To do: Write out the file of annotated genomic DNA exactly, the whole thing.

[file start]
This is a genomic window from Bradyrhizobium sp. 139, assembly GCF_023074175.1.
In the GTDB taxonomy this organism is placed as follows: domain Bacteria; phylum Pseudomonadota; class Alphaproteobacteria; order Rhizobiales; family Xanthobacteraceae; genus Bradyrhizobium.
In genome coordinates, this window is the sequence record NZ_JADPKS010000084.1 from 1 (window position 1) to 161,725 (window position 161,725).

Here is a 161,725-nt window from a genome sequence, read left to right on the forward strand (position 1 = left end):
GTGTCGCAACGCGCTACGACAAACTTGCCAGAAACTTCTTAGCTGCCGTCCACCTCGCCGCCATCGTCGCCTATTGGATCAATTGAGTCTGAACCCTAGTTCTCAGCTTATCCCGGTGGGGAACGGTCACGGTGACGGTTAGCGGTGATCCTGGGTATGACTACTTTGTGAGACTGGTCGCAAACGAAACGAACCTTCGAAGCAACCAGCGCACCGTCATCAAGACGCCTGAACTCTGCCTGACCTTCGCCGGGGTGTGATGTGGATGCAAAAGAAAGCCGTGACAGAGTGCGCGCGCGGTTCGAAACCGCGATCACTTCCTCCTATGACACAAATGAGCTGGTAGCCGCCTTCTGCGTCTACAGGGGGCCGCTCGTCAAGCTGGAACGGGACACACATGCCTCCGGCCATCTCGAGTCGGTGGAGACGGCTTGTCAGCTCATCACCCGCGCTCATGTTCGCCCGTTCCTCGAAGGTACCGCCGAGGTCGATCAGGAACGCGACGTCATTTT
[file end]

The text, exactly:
This is a genomic window from Bradyrhizobium sp. 139, assembly GCF_023074175.1.
In the GTDB taxonomy this organism is placed as follows: domain Bacteria; phylum Pseudomonadota; class Alphaproteobacteria; order Rhizobiales; family Xanthobacteraceae; genus Bradyrhizobium.
In genome coordinates, this window is the sequence record NZ_JADPKS010000084.1 from 1 (window position 1) to 161,725 (window position 161,725).

Here is a 161,725-nt window from a genome sequence, read left to right on the forward strand (position 1 = left end):
GTGTCGCAACGCGCTACGACAAACTTGCCAGAAACTTCTTAGCTGCCGTCCACCTCGCCGCCATCGTCGCCTATTGGATCAATTGAGTCTGAACCCTAGTTCTCAGCTTATCCCGGTGGGGAACGGTCACGGTGACGGTTAGCGGTGATCCTGGGTATGACTACTTTGTGAGACTGGTCGCAAACGAAACGAACCTTCGAAGCAACCAGCGCACCGTCATCAAGACGCCTGAACTCTGCCTGACCTTCGCCGGGGTGTGATGTGGATGCAAAAGAAAGCCGTGACAGAGTGCGCGCGCGGTTCGAAACCGCGATCACTTCCTCCTATGACACAAATGAGCTGGTAGCCGCCTTCTGCGTCTACAGGGGGCCGCTCGTCAAGCTGGAACGGGACACACATGCCTCCGGCCATCTCGAGTCGGTGGAGACGGCTTGTCAGCTCATCACCCGCGCTCATGTTCGCCCGTTCCTCGAAGGTACCGCCGAGGTCGATCAGGAACGCGACGTCATTTT